The first 2 episodes of The Rings of Power have finally premiered, but do they hold up as a series opener for the beloved franchise?
“We had no word for death, we thought our joys would be unending. We thought our light would never dim.”
This line is how the first episode of the new Amazon Prime series Lord of the Rings: The Rings of Power opens. The series comes from showrunners JD Payne and Patrick McKay, and brings J.R.R. Tolkien’s fabled Second Age to life, thousands of years before Peter Jackson’s trilogy.
The show also takes Lord of the Rings fans back to Middle-earth for the first time since the Hobbit trilogy in the early 2010s. But it is a journey worth taking?
SPOILER WARNING for The Rings of Power Episodes 1…
Middle-Earth is an exciting place once more
Many Lord of the Rings fans were skeptical about the series, due to the subpar reception that The Hobbit trilogy received. But rest assured, this series is looking to be more akin to Peter Jackson’s work than anything else.
The series opens with backstory, which could be passed off as exposition but feels like an epic history in the world of Middle-Earth, fit with clips of claustrophobic battles, and stunning and haunting visuals. Since this story may be brand new to a lot of fans – not as many of them have read the Silmarillion – the series takes its first episode to mainly indulge you in the history and atmosphere of this new world. And what a world it is.
As we jump about this world’s map, Middle-Earth feels like a fully varied place again. It’s dangerous, it’s charming, it’s regal, it’s rural. When it comes to stories that hinge on their environments, it’s definitely this franchise, and this show seems to fully recognize that.
This is emphasized by clever use of both practical and CGI effects, building settings that feel beautifully grand but also real and intimate. We may never get the exact feeling that we did while watching the fellowship roam the hills of New Zealand, but we can appreciate that The Rings of Power is definitely trying.
The Rings of Power paves the way for Sauron
This show creates a perfectly tense atmosphere, following the rise to power that big bad Sauron makes, which is the history that the story is seemingly planning to take. For now, this evil takes place in the shadows, a symbol here, an evil sword found under the floorboards there (what is going to happen with Theo?) but it feels like we are building to something truly catastrophic.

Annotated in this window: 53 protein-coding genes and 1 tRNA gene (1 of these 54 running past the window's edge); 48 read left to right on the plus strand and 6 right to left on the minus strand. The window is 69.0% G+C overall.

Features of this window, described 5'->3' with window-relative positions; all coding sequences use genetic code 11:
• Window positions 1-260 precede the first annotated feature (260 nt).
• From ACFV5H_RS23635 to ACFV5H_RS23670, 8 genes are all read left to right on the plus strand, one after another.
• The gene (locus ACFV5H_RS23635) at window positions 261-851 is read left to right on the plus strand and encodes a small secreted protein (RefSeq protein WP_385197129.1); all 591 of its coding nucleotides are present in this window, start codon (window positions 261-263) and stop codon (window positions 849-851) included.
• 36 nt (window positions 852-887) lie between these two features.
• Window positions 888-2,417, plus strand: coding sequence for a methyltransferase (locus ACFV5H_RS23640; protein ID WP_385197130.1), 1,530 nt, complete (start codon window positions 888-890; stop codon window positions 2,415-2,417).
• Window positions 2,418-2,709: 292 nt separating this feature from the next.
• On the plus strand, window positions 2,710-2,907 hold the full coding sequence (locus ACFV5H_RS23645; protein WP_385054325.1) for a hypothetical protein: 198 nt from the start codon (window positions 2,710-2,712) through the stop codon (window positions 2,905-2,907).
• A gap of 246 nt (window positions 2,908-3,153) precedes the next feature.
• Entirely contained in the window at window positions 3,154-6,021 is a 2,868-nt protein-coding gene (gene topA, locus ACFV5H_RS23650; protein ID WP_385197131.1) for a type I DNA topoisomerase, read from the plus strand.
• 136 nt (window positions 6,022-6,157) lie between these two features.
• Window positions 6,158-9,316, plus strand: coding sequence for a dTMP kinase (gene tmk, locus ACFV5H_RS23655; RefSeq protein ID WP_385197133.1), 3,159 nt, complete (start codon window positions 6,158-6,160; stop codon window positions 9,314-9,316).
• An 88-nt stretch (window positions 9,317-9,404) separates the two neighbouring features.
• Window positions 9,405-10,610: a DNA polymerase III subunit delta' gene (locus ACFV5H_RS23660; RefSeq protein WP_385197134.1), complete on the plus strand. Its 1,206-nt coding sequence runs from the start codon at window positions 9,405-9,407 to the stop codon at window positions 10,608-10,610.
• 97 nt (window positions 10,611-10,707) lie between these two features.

Granted, this tension is somewhat undercut by the fact that we know that Sauron is coming back, so the characters back-and-forth on whether or not the danger comes from him is made slightly less interesting.
But even the final moments of the episode, including the honestly breath-taking boat ride that elven warriors take and the exciting danger of some young hobbits finding a man on a meteor, are filled with mystery and foreboding.
The small number of fights we get aren’t anything super-special yet,- and include some odd splashing on the camera moments – as the show is simply laying the groundwork for now. But they are done somewhat well, such as a fight with a mountain troll at the very beginning of the episode.
The Rings of Power works as an ensemble piece
Rather than focusing on one main character or journey, this episode feels like a chess game, with multiple different pieces adding to the overall plot. One cup we must raise to the episode is that there are a lot of female-centric sub-plots, which is refreshing after the boy’s club of the last two trilogies.
The Ring of Power brings back all of Middle Earth’s inhabitants; humans, elves, hobbits, and dwarves, generally with one or two characters to represent the group as a whole.
You have Galadriel the warrior elf (Morfydd Clark), who is probably the most compelling character as of now, since she is desperate to find and battle Sauron, who killed her brother. The hobbits (helmed by Markella Kavenagh) are just as charming and quirky as ever, which is apparent from the very moment they appear on screen.
It is sadly the humans who feel the weakest out of everyone in this series. None of their characters jump out yet, the atmosphere generally feels mean-spirited, and the acting and dialect can be stilted. One human child states to another about his dad abandoning him, and the line feels so forced that it’s almost cringe-inducing.
The performances of the show in general haven’t shown anything ground-breaking yet, but obviously there’s still time.
Is The Rings of Power looking to be as good as the original?
As far as first episodes go, The Rings of Power has succeeded in drawing us back into Middle-Earth.
There is clearly enough tension and interesting characters to carry the series, and the episode makes sure to end on a note that will leave you wanting more.
I guess you could say that this series is building to something… Power-ful.
The Rings of Power Episode 3 premieres on Amazon Prime on September 9.